Traditional Chinese Simplified Chinese Email this article
Customs seizes ivory tusks from incoming container (with photos)

     Hong Kong Customs yesterday (July 18) smashed an ivory tusks smuggling case at Kwai Chung Customhouse Cargo Examination Compound, resulting in the seizure of 1 148 ivory tusks. The total value of the seizures was about $17.46 million.

     Customs officers, through risk assessment, selected a 20-ft container declared to contain "plank" arriving from Togo, Africa, for inspection. After X-ray examination, the officers found the ivory tusks, weighing 2 183 kilograms in total, in the innermost part of the container. The ivory tusks were packed in 30 sacks and covered by wooden boards. The ivory tusks were not declared on the manifest and were seized by Customs officers for further investigation. Follow-up action is still on-going to locate the smuggling syndicate members.

     The Group Head of Ports and Maritime Command, Mr Ng Kwok-leung, said today (July 19) at a press briefing that Hong Kong Customs would continue to co-operate with the Agriculture, Fisheries and Conservation Department and other law enforcement agencies to enforce the Protection of Endangered Species of Animals and Plants Ordinance to deter the trafficking of endangered species.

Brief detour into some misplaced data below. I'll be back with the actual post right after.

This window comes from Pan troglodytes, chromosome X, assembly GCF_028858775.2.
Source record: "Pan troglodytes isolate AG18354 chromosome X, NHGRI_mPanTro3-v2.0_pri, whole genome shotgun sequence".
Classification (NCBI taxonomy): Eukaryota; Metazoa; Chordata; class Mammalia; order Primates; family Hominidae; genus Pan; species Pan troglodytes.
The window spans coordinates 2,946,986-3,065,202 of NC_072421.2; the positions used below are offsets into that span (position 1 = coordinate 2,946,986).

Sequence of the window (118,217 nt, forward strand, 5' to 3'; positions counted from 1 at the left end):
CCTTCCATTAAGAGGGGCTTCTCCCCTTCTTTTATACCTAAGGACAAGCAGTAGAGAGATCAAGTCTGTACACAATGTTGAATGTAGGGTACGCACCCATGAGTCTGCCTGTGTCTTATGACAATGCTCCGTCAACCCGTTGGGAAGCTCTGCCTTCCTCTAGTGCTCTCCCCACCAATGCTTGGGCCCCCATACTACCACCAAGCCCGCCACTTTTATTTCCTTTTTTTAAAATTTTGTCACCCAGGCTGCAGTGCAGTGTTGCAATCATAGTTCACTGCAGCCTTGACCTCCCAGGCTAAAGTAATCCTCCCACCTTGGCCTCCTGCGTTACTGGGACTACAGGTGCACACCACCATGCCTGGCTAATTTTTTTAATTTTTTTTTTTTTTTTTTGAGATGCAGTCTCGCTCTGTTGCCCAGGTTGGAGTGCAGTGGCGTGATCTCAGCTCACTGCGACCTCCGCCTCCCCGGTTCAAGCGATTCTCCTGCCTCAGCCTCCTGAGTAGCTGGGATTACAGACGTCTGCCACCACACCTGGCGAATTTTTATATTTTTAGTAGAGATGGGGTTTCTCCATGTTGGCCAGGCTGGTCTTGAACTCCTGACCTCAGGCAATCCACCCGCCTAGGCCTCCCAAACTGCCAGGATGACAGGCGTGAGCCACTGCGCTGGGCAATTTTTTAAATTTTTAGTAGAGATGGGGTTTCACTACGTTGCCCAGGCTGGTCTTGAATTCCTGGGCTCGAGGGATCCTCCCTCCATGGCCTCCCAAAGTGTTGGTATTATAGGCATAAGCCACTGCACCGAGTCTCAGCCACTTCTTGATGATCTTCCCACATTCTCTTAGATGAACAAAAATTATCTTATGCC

Customs administrations around the world have heightened their awareness in combating illegal trade in wildlife with a special focus on animals controlled by the Convention on International Trade in Endangered Species of Wild Fauna and Flora such as elephants and rhinoceroses from Africa. Hong Kong Customs participated in a World Customs Organization operation in 2012 and is committed to continue taking vigorous enforcement actions against the trafficking of endangered wildlife, Mr Ng added.

     Under the Import and Export Ordinance, any person found guilty of importing unmanifested cargoes is liable to a maximum fine of $2 million and imprisonment for seven years.

     In addition, under the Protection of Endangered Species of Animals and Plants Ordinance, any person found guilty of trading in endangered species for commercial purposes is liable to a maximum fine of $5 million and imprisonment for two years.

Ends/Friday, July 19, 2013
Issued at HKT 18:54


Photo Photo Photo Photo
Print this page